Autopsy: Suspect killed by St. Louis cop shot in back
St. Louis — An autopsy showed that an 18-year-old who was shot and killed by an officer helping serve a search warrant in a violence-plagued neighborhood died from a single wound in the back, police said Friday.
St. Louis Police Chief Sam Dotson cautioned that the location of Mansur Ball-Bey’s wound neither confirms nor disproves two officers’ accounts that Ball-Bey pointed a gun at them before they shot at him Wednesday. Dotson said Thursday that a stolen handgun linked to Ball-Bey — with one round in the chamber and 13 more in the magazine — was found at the scene.
“Just because he was shot in the back doesn’t mean he was running away,” Dotson told the St. Louis Post-Dispatch. “What I do know is that two officers were involved and fired shots, but I don’t know exactly where they were standing yet and I won’t know until I get their statements.”
Police haven’t released the full autopsy or toxicology tests yet, and have not explained why they don’t yet have statements from the officers.
Dotson, unreachable Friday by The Associated Press, has pledged a thorough internal investigation by the police’s year-old Force Investigation Unit. Without specifying how long that “transparent” inquiry may take, police said Friday its findings will be forwarded to St. Louis city and federal prosecutors for review.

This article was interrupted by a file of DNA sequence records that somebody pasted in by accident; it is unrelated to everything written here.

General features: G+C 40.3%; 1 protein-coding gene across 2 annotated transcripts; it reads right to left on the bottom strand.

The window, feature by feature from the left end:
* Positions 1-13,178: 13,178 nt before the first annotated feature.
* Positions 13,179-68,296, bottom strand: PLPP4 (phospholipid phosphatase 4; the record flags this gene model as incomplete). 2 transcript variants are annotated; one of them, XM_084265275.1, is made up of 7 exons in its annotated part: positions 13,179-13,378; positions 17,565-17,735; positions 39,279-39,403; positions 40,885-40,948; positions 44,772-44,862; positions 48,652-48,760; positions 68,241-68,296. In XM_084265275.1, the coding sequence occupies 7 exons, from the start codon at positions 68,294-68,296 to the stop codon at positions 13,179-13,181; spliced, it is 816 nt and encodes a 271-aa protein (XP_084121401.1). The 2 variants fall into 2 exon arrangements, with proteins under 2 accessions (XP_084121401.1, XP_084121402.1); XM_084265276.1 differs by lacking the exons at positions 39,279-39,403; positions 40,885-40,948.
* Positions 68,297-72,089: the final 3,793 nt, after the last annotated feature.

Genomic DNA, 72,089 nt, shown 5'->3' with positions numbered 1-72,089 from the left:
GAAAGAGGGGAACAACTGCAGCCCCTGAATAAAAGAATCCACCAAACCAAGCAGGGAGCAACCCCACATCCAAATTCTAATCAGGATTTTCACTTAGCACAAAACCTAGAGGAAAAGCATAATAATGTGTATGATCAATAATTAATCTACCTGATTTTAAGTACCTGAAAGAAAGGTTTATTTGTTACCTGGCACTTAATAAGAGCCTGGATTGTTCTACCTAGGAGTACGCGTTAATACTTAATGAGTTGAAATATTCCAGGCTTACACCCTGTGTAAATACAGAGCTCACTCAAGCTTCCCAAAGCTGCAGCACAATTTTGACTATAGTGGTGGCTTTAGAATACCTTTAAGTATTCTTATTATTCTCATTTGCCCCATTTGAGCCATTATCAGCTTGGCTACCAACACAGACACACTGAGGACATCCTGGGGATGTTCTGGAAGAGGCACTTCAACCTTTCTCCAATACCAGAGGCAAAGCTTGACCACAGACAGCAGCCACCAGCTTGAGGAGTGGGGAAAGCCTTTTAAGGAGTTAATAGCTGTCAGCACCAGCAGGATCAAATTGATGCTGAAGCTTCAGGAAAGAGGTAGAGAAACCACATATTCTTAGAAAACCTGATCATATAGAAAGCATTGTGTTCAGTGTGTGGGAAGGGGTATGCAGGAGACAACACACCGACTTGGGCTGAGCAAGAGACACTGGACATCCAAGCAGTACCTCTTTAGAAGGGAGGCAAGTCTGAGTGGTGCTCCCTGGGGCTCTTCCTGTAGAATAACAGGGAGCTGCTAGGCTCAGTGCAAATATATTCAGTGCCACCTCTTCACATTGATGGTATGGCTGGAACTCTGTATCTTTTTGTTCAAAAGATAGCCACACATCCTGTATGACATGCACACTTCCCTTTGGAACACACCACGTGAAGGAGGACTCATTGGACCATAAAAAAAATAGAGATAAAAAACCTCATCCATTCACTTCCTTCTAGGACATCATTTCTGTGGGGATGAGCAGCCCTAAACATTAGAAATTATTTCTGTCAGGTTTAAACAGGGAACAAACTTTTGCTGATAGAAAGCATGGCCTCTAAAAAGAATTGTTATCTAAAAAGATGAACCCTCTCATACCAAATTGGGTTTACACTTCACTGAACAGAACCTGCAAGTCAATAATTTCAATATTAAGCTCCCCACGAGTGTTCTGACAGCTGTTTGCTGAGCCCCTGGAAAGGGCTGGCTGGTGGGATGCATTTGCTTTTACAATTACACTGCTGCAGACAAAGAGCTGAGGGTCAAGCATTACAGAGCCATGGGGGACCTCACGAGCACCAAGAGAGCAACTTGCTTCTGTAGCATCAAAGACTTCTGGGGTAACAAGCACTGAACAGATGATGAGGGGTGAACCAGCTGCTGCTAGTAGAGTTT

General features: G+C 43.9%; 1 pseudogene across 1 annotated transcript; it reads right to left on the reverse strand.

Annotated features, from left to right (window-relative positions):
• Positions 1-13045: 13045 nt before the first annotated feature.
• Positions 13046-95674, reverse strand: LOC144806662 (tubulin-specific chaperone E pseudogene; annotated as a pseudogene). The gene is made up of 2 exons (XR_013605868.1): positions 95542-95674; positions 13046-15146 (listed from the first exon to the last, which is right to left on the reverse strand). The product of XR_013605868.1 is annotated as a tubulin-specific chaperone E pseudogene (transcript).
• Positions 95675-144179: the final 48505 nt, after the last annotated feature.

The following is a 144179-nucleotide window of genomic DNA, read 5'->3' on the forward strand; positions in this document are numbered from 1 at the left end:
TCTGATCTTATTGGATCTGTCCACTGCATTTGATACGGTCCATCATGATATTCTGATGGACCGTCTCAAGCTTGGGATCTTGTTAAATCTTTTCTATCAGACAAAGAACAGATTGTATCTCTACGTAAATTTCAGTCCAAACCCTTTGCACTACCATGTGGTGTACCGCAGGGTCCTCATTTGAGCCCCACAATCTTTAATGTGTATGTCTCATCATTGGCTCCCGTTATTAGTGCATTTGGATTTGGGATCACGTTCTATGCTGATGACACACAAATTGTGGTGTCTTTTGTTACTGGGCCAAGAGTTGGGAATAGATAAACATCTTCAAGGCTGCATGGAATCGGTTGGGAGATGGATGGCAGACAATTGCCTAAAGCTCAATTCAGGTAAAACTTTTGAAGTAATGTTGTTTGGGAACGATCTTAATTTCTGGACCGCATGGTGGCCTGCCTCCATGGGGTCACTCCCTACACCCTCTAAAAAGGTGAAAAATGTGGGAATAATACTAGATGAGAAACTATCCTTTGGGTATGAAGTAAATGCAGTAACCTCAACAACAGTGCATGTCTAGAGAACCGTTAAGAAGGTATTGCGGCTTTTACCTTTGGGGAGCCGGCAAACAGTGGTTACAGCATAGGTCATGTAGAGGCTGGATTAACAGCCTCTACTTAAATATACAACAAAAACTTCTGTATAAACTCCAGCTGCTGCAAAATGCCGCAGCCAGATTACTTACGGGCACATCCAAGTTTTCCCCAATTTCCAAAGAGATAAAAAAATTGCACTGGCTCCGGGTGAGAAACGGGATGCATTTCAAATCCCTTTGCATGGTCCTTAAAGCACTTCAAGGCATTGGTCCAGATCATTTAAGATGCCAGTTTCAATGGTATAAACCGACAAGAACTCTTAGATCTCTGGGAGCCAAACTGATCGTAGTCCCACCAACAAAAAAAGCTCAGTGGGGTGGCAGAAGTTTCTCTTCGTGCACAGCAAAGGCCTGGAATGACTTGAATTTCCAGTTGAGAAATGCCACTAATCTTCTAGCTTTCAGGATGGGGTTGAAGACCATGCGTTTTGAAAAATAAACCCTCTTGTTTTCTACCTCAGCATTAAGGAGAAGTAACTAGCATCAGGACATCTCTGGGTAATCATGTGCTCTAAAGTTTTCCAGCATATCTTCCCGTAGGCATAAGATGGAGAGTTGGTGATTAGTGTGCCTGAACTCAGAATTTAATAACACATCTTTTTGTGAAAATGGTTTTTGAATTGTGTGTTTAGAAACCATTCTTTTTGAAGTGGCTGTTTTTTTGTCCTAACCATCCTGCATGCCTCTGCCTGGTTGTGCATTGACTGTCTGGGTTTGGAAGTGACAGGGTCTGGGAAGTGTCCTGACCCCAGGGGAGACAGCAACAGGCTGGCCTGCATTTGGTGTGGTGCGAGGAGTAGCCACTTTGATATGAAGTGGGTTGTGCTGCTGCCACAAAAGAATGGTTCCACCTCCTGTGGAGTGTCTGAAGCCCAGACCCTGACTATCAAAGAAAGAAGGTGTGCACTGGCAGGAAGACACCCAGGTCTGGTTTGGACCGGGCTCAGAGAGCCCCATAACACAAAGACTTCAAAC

“We have a policy that’s strong, a process that’s strong,” he told the AP. “There’s strong third-party review, and we want to make everything above reproach.”
Messages left with the Ball-Bay family’s attorney, Jermaine Wooten, were not immediately returned. Wooten has insisted to media outlets that Ball-Bay was not armed when he was shot.
The law gives police officers latitude to use deadly force when they feel physically endangered. The Supreme Court held in a 1989 case that the appropriateness of use of force by officers “must be judged from the perspective of a reasonable officer on the scene,” rather than evaluated through 20/20 hindsight.
That standard is designed to take into account that police officers frequently must make split-second decisions during fast-evolving confrontations and should not be subject to overly harsh second-guessing. The Justice Department cited that legal threshold earlier this year when it cleared officer Darren Wilson in the fatal shooting of 18-year-old Michael Brown in the St. Louis suburb of Ferguson.
Officers have been cleared in cases in which suspects were shot in the back, including the St. Louis killing nearly a year ago of black 18-year-old VonDerrit Myers Jr. by Jason Flanery, a white, off-duty officer.
Authorities have said that Flanery was patrolling a neighborhood as a security officer in a marked private security car when he confronted Myers, who while atop a hill began shooting downward at Flanery. Flanery returned fire as Myers fled.
Dotson’s department internally investigated the matter and turned it over to St. Louis’ prosecutor, Jennifer Joyce, who in May announced that her office’s “independent and exhaustive investigation” concluded Flanery acted in self-defense.
Joyce said an autopsy showed Myers was shot eight times, with six of the entrance wounds on the back of Myers’ legs. All of those wounds had an upward track, consistent with Flanery’s account that he was downhill from Myers when he was shooting.
An attorney for Myers’ family has insisted that Myers was unarmed and that Flanery planted the gun near Myers’ body.